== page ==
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Discussion Starter #4
wow..thats quite hard to understand it haha ..but I get the gist of it.

One thing I was wondering In how do you change the engagement of your sled?

adding stronger springs?
 

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wow..thats quite hard to understand it haha ..but I get the gist of it.

One thing I was wondering In how do you change the engagement of your sled?

adding stronger springs?[/b]
Well, that's one way, or your could go with lighter shift weights (cam arms, whatever you want to call them) but in either case your shift RPM will be pushed up as well. If you do that, you shift past the powerband of the engine, and it will produce less power and also stress your crankshaft bearings. There are shims you can install next to the primary spring to fine-tune (raise slightly, like 100RPM per shim) the engagement if that's all you need, but I've found those shims will also push your shift RPM up a little as well, so be careful with that. The primary spring has an engagement pressure and a shift pressure, and there are many combinations. In my opinion the best way to raise engagement is to get a spring with a higher pretension but equal shift rate to your correct configuration (following your sled's stock clutching chart for your altitude). If you can find a primary spring that fits the bill I believe you will get the results you're looking for. If you can't find the right spring I'm sure there's companies out there that will sell you a spring and weight combo that will give you the engagement and shift RPMs that you want. Another way to raise engagement is grinding notches in the shift weights in the right place...I don't know the details on that one.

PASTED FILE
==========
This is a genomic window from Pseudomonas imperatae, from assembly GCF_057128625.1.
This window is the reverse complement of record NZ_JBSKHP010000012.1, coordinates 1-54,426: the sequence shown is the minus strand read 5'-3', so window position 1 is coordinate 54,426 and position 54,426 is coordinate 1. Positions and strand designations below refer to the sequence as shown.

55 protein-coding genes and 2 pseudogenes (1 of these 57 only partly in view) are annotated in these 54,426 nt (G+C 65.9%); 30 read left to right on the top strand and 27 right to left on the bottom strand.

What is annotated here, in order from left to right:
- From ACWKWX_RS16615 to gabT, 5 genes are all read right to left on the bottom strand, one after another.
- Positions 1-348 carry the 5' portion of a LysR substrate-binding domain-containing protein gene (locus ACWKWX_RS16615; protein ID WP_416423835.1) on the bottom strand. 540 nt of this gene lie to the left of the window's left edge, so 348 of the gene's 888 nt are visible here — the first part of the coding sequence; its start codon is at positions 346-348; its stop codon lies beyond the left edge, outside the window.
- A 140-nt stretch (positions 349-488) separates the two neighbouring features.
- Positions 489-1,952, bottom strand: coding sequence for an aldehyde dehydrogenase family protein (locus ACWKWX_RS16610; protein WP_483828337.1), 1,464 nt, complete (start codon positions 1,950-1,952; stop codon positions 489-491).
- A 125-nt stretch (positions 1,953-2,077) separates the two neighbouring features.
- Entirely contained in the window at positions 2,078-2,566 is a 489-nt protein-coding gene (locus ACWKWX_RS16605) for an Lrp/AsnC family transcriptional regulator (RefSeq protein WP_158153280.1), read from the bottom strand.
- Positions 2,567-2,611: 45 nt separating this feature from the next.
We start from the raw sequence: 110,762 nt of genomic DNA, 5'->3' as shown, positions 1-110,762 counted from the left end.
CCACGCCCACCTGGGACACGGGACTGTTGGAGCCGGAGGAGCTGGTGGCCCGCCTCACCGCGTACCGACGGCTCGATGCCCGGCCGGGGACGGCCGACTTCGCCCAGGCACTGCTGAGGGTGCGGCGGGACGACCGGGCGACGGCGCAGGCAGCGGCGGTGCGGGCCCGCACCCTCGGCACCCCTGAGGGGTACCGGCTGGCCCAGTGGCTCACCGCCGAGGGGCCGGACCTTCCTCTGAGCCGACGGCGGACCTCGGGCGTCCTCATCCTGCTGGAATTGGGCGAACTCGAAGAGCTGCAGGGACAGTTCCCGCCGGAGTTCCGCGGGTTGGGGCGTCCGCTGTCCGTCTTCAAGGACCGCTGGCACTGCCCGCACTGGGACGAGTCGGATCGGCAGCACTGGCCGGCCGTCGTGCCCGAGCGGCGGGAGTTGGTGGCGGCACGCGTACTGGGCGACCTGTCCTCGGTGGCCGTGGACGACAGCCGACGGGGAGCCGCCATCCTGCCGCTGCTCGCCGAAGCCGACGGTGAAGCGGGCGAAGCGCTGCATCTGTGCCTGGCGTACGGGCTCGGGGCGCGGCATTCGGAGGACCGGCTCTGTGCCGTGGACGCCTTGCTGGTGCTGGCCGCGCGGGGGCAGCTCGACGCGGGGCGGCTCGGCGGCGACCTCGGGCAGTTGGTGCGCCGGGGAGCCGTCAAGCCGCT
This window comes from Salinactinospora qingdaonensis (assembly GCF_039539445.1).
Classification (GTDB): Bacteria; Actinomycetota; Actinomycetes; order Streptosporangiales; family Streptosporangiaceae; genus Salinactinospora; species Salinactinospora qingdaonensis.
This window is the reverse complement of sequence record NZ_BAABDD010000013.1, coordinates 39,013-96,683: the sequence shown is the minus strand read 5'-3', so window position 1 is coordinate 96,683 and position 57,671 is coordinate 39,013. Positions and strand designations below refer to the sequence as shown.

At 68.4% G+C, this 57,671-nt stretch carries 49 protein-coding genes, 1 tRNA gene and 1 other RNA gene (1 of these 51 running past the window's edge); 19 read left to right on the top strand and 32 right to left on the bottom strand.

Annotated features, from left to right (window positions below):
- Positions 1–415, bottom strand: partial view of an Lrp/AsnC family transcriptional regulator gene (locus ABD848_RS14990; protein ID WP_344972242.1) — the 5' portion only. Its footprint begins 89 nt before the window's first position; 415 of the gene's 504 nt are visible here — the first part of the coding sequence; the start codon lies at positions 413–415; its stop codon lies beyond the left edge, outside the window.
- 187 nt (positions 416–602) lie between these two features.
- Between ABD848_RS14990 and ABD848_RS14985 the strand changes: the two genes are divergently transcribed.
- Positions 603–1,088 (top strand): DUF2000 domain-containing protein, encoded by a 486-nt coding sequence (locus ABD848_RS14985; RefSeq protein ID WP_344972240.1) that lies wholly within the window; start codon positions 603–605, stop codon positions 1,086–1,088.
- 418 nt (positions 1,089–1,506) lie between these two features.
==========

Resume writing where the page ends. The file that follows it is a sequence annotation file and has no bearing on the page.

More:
Yes it is hard to understand. Essentially the primary clutch applies the engine power to the belt and the secondary shifts gears (or allows the shifting to occur) in response to both the power applied and torque feedback from the track. Heh, so there you have it. :lookaround:
 

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[post="Go here,"]www.aaenperformance.com[/post] order Olav Aaen's Clutch Tunning Handbook, if you really want to know. Highly recomended, but be prepared to read it 2 or 3 times before it starts to make sense. :thumbsup:
 

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one thing that is a plus, a doo does not have the weights as cat and poo. they have pins in the arms that can be changed out for adjustable ones so the weight can be changed. however the spring will still serve the same function. I can see how the shim will affect the shift rpm as it is changing the pressure of the spring by compressing it a lil'. changing the rpm with the lower pin weight might cause belt slippage.
 

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basically here is how it is. for raising engament rate if your spring is lets say a 145/280 you would go to a 165/280. a change like this will raise the engament about 200RPM
 

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im confused on what you guys mean by 'shift' do the clutches really shift? I thought the faster they spin the more they close up thus making the belt spin fatser, i didnt think it shifts.
 

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thats what the shift is. you have a shift between low and high gear really. this is the time between when the primary finishes closing and the secondary is opening creating kind 2 gears. this is why tunning your secondary can make such a difference in midrange power its right at that shift point. if you fail to get full shift out of both clutches you will fail to get max acceleration and top speed and will not reach peak RPM.
 
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